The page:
OPINION: Dr. Norman C. Francis reminds us to lift up our heroes

Justin Daffron

We need everyday heroes who inspire us by making the world a better place.
It is our mission and hope that a Loyola education will empower students to become everyday
heroes in ways both great and small. In the coming week, we will celebrate a true Loyola hero
who has done just that.
Dr. Norman C. Francis has dedicated his life in humble service to others. To elevate his story so that students of Loyola both today and in the future can be inspired by his extraordinary life and that of his wife of 60 years, Blanche, Loyola renamed Carrollton Hall to the Blanche and Norman C. Francis Family Hall.
Graduating in 1955, Dr. Francis is one of the first two Black graduates of the College of Law. He served for 47 years as president of Xavier University of Louisiana – the nation’s only historically Black, Catholic university. The Francis Family home on Xavier’s campus held legendary status as a welcoming place for generations of students who received warmth, encouragement and love as they shared meals with Norman, Blanche, and their six children.
It is our hope that the residents of Francis Family Hall will create a home where all are welcome and will find a place of belonging as Xavier students always did in the midst of the Francis Family home.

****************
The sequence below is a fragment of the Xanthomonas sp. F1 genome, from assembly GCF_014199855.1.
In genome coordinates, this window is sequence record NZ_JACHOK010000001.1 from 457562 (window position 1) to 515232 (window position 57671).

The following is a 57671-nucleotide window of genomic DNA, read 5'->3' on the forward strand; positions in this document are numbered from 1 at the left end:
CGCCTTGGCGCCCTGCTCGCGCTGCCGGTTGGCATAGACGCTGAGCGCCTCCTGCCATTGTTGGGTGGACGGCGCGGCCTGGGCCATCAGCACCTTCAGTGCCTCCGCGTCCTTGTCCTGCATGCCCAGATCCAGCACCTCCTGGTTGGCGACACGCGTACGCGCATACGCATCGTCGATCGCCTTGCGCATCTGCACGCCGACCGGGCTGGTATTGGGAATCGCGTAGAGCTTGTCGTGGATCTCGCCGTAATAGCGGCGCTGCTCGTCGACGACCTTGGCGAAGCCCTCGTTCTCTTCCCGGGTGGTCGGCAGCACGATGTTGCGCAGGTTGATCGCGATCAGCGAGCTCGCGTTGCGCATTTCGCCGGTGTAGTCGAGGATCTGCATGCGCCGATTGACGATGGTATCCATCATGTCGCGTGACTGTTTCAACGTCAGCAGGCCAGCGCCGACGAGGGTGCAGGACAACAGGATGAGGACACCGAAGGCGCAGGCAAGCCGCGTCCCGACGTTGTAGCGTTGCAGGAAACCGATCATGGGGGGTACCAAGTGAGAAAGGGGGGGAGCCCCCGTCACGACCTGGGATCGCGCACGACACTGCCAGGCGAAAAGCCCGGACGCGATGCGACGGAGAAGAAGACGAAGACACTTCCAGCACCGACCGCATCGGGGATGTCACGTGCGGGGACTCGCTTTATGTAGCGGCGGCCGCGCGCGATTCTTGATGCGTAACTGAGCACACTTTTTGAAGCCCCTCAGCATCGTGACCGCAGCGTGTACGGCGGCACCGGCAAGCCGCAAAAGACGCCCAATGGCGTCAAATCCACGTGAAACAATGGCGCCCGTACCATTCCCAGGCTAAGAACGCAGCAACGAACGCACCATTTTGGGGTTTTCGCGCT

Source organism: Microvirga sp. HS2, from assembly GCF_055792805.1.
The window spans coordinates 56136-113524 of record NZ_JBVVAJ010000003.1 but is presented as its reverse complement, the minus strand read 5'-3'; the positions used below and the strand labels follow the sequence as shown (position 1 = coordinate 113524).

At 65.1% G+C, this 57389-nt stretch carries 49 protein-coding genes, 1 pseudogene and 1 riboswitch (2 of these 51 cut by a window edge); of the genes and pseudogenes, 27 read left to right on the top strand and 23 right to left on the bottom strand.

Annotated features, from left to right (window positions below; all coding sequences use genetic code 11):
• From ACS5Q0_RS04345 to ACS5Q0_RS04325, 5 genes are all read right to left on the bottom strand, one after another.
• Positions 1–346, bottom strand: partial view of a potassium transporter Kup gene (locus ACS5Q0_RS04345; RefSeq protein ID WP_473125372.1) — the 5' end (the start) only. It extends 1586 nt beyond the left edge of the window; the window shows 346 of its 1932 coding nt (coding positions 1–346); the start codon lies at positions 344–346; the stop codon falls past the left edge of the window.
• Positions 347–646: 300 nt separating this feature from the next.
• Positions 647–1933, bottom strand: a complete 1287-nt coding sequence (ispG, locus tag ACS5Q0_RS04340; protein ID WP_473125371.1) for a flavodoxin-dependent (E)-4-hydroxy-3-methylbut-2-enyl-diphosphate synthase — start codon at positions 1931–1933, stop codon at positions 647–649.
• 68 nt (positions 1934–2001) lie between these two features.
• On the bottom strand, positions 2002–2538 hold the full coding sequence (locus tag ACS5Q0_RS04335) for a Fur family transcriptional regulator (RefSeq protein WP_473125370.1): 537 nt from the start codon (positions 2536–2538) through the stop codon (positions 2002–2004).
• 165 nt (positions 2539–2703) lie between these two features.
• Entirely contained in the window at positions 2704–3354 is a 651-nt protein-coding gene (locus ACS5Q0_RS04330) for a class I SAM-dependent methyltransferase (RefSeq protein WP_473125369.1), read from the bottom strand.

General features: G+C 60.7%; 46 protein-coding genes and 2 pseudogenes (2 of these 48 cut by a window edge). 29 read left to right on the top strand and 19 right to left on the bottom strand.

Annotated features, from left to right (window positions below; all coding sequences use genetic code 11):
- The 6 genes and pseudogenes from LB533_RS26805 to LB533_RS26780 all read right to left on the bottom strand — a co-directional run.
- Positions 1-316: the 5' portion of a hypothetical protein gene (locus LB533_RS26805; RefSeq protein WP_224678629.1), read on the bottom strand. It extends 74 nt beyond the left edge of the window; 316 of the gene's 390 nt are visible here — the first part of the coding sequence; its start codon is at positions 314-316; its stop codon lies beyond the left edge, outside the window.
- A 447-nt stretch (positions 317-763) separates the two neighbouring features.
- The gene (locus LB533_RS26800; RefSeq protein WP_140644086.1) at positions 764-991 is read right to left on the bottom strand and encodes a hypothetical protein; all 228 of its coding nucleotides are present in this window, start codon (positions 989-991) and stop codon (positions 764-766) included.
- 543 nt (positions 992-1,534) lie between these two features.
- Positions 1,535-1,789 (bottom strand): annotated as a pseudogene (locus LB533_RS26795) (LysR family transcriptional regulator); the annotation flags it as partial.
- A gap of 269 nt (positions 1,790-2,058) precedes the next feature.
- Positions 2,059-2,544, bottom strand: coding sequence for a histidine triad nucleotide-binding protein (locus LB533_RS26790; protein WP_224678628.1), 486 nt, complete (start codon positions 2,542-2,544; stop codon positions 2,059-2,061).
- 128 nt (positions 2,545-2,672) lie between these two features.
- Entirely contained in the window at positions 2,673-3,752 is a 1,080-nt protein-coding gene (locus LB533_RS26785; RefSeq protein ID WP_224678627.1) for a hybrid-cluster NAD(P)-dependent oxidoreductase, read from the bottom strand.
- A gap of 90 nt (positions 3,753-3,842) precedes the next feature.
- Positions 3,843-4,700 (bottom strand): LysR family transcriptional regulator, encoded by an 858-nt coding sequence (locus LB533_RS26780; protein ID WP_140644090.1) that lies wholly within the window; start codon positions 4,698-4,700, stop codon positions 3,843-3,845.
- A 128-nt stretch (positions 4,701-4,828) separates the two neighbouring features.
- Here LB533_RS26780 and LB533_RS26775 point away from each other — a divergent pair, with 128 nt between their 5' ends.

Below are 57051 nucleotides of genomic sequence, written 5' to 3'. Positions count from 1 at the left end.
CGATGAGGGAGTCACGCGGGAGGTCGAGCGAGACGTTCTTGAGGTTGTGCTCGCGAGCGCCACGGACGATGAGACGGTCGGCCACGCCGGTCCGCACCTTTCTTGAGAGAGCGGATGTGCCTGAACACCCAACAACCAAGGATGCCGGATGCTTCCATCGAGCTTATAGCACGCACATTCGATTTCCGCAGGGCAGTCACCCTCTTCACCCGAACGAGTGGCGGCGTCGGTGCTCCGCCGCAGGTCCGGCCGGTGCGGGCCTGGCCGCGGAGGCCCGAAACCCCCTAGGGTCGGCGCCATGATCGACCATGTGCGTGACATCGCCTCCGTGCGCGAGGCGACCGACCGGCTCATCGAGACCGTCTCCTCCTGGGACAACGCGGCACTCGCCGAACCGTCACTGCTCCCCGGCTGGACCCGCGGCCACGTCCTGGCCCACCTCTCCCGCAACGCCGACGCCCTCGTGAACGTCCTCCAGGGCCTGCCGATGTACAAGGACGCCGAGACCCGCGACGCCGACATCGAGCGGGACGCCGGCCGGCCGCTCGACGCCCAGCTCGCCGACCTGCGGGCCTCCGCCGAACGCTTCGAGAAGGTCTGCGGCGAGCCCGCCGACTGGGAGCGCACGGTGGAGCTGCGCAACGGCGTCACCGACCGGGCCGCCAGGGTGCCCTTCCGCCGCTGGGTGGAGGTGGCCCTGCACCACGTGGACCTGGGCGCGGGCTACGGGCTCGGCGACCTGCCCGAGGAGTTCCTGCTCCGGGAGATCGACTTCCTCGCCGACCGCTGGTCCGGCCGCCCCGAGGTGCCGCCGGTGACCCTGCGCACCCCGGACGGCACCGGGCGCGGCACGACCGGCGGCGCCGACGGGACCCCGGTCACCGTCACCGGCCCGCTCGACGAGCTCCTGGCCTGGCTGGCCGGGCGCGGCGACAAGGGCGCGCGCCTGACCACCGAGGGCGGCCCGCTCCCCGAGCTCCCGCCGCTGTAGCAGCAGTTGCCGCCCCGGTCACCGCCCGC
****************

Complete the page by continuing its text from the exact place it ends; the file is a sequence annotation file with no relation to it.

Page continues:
Renaming Loyola’s largest residence hall is especially important since Dr. Francis did not find a home of belonging as a student at Loyola because our residence halls were not yet integrated.
He allowed this difficult reality to drive him to work with other Loyola students and faculty to
strive for the fuller integration of Loyola at every level. Their successes demonstrate what a
a group of diverse students and their mentors can do when they work together to pursue justice.
These formative experiences of Loyola friends working for the good helped shape Dr. Francis
as a legendary civil rights leader, advising eight U.S. presidential administrations on civil rights
and education. He received our nation’s highest civilian honor, the Presidential Medal of
Freedom, for his meritorious contributions to the promotion of our democracy.
The Francis name displayed prominently on campus will serve as a reminder to us all that the
work for justice and reconciliation in our beloved New Orleans and nation is not over. It is our
shared responsibility to continue the work of Dr. Norman C. Francis and other heroes on whose legacies we rest.
Let’s take time this week to look into our community to acknowledge those individuals making a difference through actions big and small. Let’s give thanks for those laboring courageously and creatively to transform Loyola and the world for the good. Let’s celebrate the Francis Family and all the heroes in our midst who encourage and challenge us to use our own gifts and talents to create a more just and humane world.